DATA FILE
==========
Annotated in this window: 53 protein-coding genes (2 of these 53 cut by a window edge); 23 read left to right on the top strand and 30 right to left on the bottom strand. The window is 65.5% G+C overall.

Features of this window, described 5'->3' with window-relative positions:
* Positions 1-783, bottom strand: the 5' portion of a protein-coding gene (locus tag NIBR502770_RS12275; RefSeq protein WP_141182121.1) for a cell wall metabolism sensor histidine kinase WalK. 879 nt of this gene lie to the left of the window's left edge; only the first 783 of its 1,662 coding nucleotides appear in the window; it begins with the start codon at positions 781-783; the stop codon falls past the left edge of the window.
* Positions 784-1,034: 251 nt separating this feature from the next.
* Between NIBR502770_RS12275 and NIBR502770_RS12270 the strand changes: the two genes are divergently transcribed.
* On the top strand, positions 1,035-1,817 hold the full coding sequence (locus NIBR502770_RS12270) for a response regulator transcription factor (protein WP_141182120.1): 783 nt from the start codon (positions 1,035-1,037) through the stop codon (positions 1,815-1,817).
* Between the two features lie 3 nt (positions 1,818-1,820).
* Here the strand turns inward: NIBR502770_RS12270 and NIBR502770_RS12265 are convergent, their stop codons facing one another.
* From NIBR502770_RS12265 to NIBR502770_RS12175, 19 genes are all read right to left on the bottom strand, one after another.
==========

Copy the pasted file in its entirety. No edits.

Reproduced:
Annotated in this window: 53 protein-coding genes (2 of these 53 cut by a window edge); 23 read left to right on the top strand and 30 right to left on the bottom strand. The window is 65.5% G+C overall.

Features of this window, described 5'->3' with window-relative positions:
* Positions 1-783, bottom strand: the 5' portion of a protein-coding gene (locus tag NIBR502770_RS12275; RefSeq protein WP_141182121.1) for a cell wall metabolism sensor histidine kinase WalK. 879 nt of this gene lie to the left of the window's left edge; only the first 783 of its 1,662 coding nucleotides appear in the window; it begins with the start codon at positions 781-783; the stop codon falls past the left edge of the window.
* Positions 784-1,034: 251 nt separating this feature from the next.
* Between NIBR502770_RS12275 and NIBR502770_RS12270 the strand changes: the two genes are divergently transcribed.
* On the top strand, positions 1,035-1,817 hold the full coding sequence (locus NIBR502770_RS12270) for a response regulator transcription factor (protein WP_141182120.1): 783 nt from the start codon (positions 1,035-1,037) through the stop codon (positions 1,815-1,817).
* Between the two features lie 3 nt (positions 1,818-1,820).
* Here the strand turns inward: NIBR502770_RS12270 and NIBR502770_RS12265 are convergent, their stop codons facing one another.
* From NIBR502770_RS12265 to NIBR502770_RS12175, 19 genes are all read right to left on the bottom strand, one after another.